Spraying for fungus

Discussion in 'Grape Growing & Vineyard Forum' started by jandrew156, Apr 23, 2019.

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  1. Apr 29, 2019 #21

    Masbustelo

    Masbustelo

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    If anybody has some ideas how to rig up electric fencing (for raccoons), I would appreciate suggestions.
     

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  2. Apr 29, 2019 #22

    Masbustelo

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    Dennis Griffith
    Which Sevin do you use, the one that is Carbaryl based or the newer Zeta-Cypermethrin based one? The newer one works much better for me.
    I have the Carbaryl based that I bought two years ago. They drop like 'flys'.
     
  3. Apr 29, 2019 #23

    Dennis Griffith

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    They do make temporary fiberglass posts as well as solar chargers for temporary installations. They also sell inexpensive 110V chargers as well. Your local farm supply store should have all of these. You could use 1" tape along the bottom and maybe the next lug up. 4 legged (and 2 legged) critters don't care for that loose bladder feeling they get when in contact with the wire/tape. We used to have horses, so the electric infrastructure was already in place, as well as an abundance of the temporary poles. I still use them for all sorts of tasks.

    DSCN3745.JPG
     
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  4. Apr 29, 2019 #24

    Masbustelo

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    Is the tape better than old regular wire?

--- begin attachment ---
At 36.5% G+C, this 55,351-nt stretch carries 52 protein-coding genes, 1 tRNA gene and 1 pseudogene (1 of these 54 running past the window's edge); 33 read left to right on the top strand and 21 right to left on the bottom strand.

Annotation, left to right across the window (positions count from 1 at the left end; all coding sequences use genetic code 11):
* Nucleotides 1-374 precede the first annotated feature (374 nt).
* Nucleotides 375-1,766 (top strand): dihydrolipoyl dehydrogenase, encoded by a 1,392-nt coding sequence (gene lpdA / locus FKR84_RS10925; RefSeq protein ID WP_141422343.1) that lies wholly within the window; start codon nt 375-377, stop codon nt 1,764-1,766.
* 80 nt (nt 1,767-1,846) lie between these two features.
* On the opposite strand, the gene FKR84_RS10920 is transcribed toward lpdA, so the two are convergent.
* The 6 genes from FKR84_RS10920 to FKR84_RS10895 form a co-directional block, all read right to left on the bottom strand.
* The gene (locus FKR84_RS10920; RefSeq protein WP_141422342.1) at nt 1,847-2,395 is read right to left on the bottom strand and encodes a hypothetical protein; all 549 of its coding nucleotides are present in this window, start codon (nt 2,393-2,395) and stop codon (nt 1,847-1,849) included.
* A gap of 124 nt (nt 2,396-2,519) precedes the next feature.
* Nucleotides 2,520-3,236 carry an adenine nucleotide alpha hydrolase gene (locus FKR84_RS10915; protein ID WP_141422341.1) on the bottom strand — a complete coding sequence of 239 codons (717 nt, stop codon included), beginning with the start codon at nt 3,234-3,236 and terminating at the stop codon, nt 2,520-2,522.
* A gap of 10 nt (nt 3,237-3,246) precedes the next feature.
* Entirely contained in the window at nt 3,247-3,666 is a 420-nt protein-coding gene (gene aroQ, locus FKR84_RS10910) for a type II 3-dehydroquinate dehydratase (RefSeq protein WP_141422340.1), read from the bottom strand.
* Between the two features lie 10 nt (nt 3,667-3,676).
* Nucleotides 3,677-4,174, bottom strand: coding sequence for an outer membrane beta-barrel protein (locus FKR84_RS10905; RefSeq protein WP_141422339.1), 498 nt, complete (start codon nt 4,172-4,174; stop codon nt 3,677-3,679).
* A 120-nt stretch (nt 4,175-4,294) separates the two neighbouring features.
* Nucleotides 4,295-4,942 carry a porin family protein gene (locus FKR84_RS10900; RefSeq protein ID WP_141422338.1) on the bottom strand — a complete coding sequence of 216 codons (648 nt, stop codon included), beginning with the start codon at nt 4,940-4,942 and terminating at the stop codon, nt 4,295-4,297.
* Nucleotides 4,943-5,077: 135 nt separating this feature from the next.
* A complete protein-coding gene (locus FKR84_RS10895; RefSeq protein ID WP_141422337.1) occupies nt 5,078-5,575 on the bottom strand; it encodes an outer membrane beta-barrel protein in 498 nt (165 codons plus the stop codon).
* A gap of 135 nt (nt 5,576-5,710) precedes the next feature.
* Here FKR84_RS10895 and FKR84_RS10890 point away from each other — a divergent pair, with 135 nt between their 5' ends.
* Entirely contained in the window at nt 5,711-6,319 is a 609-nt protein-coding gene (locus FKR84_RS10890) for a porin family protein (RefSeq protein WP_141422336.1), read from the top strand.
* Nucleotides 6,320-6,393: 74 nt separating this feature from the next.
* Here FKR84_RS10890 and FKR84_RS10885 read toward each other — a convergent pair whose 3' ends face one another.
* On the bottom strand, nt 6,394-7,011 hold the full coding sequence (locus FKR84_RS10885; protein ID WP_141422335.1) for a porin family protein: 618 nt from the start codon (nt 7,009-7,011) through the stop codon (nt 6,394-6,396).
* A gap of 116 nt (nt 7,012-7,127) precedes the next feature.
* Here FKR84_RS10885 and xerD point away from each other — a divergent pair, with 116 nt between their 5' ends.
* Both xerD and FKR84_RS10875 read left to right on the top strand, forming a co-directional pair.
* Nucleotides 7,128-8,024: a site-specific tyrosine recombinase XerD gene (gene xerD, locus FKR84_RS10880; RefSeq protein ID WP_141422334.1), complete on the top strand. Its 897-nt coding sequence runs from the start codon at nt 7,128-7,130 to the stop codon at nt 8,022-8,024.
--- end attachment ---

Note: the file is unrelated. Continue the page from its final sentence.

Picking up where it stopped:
5. Apr 29, 2019 #25

    Dennis Griffith

    Dennis Griffith

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    No, just easier to see. Remember to turn off the electric before working on the grapes ;-)
     
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  6. Apr 30, 2019 #26

    Dennis Griffith

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    Zeta-Cypermethrin (Garden Tech). I had an experience last year that makes me questions whether Carbaryl is effective against JBs here now. I use Bonide Fruit Tree Spray (Captan, Malathion, and Carbaryl) as one of my early treatments here (fruit trees and spray). I can spray everything with it and it is convenient for me. Last year, 4 days after a had used Bonide FTS, the JBs hit and it seemed that the FTS was just seasoning on the leaves. I had to spray the grapes at Noon with Zeta-Cypermethrin to stop their damage. Last year they showed up all at once by the bus load. I set traps out away from the orchard and vineyard to draw them away. The only down side to them is that the bags fill completely up in less than a day. A troubling note, I am spotting June bugs already, so I expect JBs in May this year.